Tuesday, September 09, 2008

Women in Crime Ink publishing Texan bloggers

I was pleased to discover via Prevention Not Punishment a relatively new (and new to me) blog called Women in Crime Ink, and especially grateful to find a couple of substantive recent posts from Texas writers. Today Jenna Jackson, who moved to Jacksonville at age 10 and now lives in Houston, has a thoughtful post about the KFC murder trial in Kilgore 25 years after a five people were abducted and murdered in one of Texas' most notorious unsolved killings, which investigators now believe they've solved via DNA evidence. My own experience living in Tyler when this happened is similar to Jackson's:
For most everyone who lived in East Texas, those killings represented this sad, pointless mystery that would likely never be solved. Routinely at breakfasts at the local cafes—or high school football games—the subject would come up. And everyone would describe their six degrees of separation from the people involved in the case—and their theories regarding who might have done such an unspeakable crime.
Along with Jackson, "I hope, for the sake of the five victims’ families—and for the investigators who never let this one go—that the right men are in custody and that they identify and track down the third man involved."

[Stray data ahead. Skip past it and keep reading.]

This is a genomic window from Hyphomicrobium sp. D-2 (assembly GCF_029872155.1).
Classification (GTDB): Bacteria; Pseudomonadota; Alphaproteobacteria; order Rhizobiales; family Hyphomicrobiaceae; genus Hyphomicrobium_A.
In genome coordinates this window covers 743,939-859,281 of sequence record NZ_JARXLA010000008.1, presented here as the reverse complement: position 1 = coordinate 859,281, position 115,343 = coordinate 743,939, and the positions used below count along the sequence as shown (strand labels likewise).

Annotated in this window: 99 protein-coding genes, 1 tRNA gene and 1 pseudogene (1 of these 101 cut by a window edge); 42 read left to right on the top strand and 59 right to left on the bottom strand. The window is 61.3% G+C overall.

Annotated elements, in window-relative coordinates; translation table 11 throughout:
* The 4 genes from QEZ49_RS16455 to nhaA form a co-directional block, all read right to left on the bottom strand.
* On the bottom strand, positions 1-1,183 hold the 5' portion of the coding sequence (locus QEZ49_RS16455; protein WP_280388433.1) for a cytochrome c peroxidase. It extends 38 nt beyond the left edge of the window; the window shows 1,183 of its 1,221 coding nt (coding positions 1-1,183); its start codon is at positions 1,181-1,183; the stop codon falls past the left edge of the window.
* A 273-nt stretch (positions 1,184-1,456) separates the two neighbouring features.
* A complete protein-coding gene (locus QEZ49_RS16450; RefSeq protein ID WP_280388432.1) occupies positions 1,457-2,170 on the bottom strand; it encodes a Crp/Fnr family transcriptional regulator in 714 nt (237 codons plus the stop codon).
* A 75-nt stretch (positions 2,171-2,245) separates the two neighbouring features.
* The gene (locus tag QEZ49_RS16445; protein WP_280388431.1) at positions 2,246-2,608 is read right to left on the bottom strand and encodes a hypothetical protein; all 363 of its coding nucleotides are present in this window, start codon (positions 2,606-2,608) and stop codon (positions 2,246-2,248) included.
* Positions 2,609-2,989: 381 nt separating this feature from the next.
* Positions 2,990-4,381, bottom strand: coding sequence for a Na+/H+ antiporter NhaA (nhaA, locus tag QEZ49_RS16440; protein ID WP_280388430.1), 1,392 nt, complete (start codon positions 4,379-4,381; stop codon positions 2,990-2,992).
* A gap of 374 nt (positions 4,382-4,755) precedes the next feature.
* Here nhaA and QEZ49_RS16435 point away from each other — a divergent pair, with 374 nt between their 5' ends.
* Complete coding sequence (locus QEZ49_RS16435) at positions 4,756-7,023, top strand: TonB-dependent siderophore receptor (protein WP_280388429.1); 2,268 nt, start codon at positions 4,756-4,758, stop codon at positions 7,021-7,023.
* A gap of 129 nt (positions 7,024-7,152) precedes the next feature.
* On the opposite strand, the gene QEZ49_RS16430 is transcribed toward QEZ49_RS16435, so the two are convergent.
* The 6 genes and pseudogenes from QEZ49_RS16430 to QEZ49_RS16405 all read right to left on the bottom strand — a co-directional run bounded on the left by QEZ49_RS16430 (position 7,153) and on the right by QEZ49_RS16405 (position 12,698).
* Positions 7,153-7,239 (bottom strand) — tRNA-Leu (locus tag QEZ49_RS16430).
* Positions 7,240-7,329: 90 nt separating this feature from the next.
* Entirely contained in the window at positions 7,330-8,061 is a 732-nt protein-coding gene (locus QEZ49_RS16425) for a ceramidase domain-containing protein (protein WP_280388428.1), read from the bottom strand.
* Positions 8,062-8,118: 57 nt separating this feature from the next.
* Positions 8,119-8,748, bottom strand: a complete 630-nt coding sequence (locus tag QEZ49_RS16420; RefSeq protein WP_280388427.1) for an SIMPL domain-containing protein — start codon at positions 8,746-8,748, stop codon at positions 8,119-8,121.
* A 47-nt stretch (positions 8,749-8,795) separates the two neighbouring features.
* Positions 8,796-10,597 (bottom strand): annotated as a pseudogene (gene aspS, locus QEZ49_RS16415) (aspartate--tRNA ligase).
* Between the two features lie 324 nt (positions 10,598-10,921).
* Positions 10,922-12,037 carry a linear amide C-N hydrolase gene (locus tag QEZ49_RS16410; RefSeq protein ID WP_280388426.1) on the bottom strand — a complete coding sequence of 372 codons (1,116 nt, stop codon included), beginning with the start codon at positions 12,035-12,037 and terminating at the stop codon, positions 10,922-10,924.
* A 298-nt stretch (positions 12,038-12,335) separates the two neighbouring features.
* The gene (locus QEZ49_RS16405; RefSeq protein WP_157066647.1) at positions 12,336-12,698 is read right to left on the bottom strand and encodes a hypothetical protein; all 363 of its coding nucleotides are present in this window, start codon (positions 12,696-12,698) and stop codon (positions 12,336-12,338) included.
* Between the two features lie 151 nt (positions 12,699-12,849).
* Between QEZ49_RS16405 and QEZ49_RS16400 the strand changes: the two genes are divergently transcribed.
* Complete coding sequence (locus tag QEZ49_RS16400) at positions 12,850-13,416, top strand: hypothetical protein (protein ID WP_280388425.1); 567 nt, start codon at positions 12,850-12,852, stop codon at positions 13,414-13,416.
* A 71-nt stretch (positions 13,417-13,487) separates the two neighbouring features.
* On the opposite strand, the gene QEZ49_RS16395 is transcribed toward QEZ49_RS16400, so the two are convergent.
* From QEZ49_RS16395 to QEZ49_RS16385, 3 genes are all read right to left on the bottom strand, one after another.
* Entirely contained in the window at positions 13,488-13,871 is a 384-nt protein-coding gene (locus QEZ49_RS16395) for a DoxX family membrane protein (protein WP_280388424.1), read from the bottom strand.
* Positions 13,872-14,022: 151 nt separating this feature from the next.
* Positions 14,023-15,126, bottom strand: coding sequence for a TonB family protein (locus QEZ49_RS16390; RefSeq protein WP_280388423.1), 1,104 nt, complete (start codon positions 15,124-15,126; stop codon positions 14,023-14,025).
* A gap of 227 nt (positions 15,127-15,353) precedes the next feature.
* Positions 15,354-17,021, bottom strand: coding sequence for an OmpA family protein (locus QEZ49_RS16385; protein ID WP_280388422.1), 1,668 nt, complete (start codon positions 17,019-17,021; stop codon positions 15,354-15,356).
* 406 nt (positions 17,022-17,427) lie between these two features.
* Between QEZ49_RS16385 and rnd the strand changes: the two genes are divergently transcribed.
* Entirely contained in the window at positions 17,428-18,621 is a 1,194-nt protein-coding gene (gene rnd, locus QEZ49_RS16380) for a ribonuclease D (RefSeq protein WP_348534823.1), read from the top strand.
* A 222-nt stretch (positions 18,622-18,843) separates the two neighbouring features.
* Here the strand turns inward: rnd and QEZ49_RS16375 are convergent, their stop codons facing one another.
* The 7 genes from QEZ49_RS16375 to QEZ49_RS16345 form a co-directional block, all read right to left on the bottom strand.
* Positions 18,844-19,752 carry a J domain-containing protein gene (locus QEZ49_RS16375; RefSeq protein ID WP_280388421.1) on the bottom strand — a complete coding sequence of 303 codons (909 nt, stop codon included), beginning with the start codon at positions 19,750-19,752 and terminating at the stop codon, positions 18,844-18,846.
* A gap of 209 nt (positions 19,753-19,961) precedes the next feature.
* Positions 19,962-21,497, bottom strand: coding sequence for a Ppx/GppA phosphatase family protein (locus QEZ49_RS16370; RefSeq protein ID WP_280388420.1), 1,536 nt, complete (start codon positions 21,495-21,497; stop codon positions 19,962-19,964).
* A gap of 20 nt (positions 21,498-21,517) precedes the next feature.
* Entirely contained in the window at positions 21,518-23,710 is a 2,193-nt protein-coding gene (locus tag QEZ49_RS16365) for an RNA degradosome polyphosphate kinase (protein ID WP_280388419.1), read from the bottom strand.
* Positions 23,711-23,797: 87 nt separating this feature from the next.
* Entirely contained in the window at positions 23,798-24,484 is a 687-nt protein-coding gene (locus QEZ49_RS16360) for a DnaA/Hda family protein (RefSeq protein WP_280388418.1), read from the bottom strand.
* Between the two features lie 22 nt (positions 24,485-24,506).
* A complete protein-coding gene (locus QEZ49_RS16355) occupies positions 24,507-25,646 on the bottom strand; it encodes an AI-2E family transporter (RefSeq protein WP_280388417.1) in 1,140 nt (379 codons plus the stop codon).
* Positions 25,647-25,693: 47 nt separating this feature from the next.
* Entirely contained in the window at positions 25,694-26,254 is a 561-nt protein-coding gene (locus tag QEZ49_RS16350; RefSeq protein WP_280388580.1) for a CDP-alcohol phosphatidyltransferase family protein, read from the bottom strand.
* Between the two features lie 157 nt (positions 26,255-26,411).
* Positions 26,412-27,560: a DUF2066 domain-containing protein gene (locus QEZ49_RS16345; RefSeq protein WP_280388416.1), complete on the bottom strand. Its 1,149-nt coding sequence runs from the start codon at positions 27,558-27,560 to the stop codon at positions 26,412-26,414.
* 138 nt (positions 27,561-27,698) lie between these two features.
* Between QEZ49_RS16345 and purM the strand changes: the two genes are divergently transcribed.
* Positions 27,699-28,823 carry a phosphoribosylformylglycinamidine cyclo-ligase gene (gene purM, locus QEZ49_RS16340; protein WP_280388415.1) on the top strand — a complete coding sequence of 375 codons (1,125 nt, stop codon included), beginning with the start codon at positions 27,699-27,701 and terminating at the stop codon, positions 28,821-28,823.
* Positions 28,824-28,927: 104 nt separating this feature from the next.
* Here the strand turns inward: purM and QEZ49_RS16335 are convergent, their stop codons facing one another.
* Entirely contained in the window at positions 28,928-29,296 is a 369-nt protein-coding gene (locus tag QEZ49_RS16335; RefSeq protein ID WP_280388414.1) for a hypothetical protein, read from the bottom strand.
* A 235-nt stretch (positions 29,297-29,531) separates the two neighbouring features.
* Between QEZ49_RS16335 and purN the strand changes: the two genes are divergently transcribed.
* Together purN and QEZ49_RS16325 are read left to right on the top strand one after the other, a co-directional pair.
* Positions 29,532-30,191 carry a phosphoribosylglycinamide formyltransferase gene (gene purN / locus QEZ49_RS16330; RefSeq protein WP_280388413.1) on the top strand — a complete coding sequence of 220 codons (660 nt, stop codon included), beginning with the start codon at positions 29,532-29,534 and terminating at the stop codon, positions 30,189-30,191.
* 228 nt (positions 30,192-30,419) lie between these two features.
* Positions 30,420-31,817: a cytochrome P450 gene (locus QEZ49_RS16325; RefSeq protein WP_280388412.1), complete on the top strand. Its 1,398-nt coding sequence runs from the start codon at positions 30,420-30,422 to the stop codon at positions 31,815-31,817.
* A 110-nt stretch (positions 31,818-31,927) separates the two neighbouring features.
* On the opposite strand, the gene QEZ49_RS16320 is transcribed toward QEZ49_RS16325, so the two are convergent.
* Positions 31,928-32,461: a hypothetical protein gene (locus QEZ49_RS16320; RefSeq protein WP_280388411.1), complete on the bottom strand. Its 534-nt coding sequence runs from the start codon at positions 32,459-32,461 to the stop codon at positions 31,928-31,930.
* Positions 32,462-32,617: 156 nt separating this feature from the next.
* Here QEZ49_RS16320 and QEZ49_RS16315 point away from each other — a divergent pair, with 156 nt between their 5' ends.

Another excellent, recent WICI piece comes from Houston psychiatrist Lucy Puryear, who concludes a discussion of this spring's Indiana v. Edwards (see Grits' discussion) with these comments:
The United States has long struggled with the treatment of the mentally ill. From locking them up in sanitariums for years to locking them up in jails. No one knows quite what to do with the mentally ill defendant who, although it may be obvious that they've committed a crime, it's also obvious that they are seriously disturbed. In Houston alone it is estimated that some 50% of the inmates in the juvenile justice system are seriously and chronically mentally ill. Jail is not a great treatment for a psychiatric disorder.

Texas in particular has struggled with the death penalty and the mentally ill criminal. We have had a history of executing those with known, documented, and profound psychotic illness. This is an embarrassment for our state and a terrible example for respecting human rights. This ruling by the United States Supreme Court is a very small step forward in assuring that those who commit crimes and are suffering from mental illness have both their rights protected and receive fair trials. What to do with a mentally ill defendant after conviction is the topic of another blog.
I'll be looking forward to reading her followup.

Finally, I'd be remiss not to mention that former Harris County DA candidate Kelly Siegler, who left the office after losing the Republican DA nomination earlier this year, has a blog post up at WICI titled "Too beaten down to cry." Several other Texas gals are listed among their regular bloggers. I've added Women in Crime Ink to Grits' sidebar links and am glad to have found it.


Anonymous said...

Mexico is considering seriously including the death penalty for kidnappers, and murderes, thing that may reduce the number in both statistics.

Anonymous said...

Sorry to tell you buddy but death penalty is not the "real" solution for those problems.

Anonymous said...

i support death penalty.our country will not suffer from criminals that have mental illness.
those poeple have been ill from childhood and not treated by the parents and the authorities. the simple citizens wont be punished for that